The implied equation is clear: Shavuot is to Pesach as Shmini Atzeret is to Succot.
The parallel between these two festivals, however, runs even deeper. Like Shavuot, Shmini Atzeret has no unique mitzva of its own. The silence of this festival, coming on the heels of the ritually richest time in the Jewish year (the month of Tishrei, containing Rosh Hashana, Yom Kippur and Succot), is, in fact, deafening. And yet, according to rabbinic tradition, Shmini Atzeret is the culmination of all that comes before: a day marking the intimate, personal relationship between God and his people.
Neither Shavuot nor Shmini Atzeret need be marked by a mitzva specific to the day because each of these festivals celebrates, in its own way and at the close of a holiday period, the complete relationship between God and His people.
Shmini Atzeret caps the personal passage through Rosh Hashana, Yom Kippur and Succot, culminating each year’s tshuva cycle with a celebration of our renewed bond with our Creator. Shavuot concludes the national passage from bondage to freedom, marking the day on which God’s relationship with His chosen people begins in earnest.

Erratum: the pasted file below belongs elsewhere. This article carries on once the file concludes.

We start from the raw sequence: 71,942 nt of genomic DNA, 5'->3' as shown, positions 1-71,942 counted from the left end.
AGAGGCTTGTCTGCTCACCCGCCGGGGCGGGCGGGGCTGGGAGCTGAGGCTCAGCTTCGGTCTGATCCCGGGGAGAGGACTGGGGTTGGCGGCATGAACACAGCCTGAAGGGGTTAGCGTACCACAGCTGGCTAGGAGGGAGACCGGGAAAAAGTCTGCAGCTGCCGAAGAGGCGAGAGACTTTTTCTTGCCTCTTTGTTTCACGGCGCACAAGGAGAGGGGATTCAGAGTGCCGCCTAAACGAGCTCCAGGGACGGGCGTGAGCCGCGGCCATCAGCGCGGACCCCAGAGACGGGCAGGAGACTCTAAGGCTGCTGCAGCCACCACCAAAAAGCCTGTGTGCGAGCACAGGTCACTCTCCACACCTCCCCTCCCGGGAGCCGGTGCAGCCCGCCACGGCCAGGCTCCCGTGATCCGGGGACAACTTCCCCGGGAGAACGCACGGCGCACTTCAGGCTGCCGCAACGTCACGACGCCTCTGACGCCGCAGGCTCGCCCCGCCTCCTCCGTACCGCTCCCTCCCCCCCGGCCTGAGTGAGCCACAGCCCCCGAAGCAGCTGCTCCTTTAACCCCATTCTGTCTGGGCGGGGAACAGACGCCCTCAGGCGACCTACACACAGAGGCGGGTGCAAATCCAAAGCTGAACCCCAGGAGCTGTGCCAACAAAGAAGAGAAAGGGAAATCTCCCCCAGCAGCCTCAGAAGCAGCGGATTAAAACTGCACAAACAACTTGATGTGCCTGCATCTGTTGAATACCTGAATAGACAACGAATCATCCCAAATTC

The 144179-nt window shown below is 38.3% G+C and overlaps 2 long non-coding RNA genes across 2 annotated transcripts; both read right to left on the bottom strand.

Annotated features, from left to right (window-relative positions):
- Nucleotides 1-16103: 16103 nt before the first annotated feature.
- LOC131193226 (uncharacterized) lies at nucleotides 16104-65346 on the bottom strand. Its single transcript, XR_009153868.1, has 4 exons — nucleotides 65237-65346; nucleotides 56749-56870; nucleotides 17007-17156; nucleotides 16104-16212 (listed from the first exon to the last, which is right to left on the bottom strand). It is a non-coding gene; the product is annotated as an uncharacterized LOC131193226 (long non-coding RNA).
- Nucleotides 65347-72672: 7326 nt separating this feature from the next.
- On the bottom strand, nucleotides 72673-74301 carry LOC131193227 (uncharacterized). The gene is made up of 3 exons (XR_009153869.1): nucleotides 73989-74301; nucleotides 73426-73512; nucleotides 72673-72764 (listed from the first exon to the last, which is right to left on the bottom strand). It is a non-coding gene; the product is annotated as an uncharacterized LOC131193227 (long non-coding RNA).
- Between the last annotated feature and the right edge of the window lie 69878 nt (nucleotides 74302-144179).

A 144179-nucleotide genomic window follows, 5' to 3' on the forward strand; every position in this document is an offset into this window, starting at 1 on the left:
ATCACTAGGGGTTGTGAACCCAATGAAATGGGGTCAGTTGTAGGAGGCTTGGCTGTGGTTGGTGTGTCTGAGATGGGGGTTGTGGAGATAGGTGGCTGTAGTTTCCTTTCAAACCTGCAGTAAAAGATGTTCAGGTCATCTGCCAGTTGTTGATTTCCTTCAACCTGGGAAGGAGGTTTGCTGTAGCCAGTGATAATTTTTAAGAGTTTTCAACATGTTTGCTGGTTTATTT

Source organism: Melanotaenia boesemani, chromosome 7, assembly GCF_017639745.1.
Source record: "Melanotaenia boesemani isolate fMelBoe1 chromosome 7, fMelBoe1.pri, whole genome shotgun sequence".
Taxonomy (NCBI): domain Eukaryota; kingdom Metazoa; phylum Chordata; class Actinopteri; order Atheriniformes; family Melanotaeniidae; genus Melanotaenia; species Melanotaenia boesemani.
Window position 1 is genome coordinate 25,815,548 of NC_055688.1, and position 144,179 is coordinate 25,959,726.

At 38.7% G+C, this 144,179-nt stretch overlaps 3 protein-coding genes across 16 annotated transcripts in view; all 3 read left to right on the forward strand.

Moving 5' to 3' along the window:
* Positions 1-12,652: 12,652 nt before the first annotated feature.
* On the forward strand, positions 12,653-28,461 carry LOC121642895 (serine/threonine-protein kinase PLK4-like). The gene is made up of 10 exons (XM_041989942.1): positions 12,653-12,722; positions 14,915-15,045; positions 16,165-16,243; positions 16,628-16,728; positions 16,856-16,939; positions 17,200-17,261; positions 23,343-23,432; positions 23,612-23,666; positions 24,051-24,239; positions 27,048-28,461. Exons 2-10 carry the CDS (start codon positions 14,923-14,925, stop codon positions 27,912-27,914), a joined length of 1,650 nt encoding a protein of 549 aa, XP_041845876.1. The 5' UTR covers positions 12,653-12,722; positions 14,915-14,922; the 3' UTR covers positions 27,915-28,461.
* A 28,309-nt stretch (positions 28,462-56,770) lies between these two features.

Another distinct message is conveyed through the Torah’s identification of Shavuot as the culmination of the Omer period: the value of a goal reached is directly dependent upon the quality of the journey that takes you there.
Every life milestone derives its significance, in large measure, from what comes before: the days of study leading to the bar/bat mitzvah; the personal maturation that sets the stage for courtship and marriage; the years of shared love that give rise to an anniversary…
Life’s special occasions would be much emptier without the struggle, growth and rich experience leading to them.
Each year, therefore, we do not return to Sinai without first passing through the Omer. To arrive at the anniversary of Matan Torah without a prior journey would have little meaning. Each year, forty-nine days of preparation, replicating the original forty-nine days of anticipation that led from the Exodus to Revelation precede our arrival. By defining the festival of Shavuot specifically in relationship to those preceding days, the Torah informs us that the most significant moment of Jewish history, like all milestones, draws its significance from the prior journey.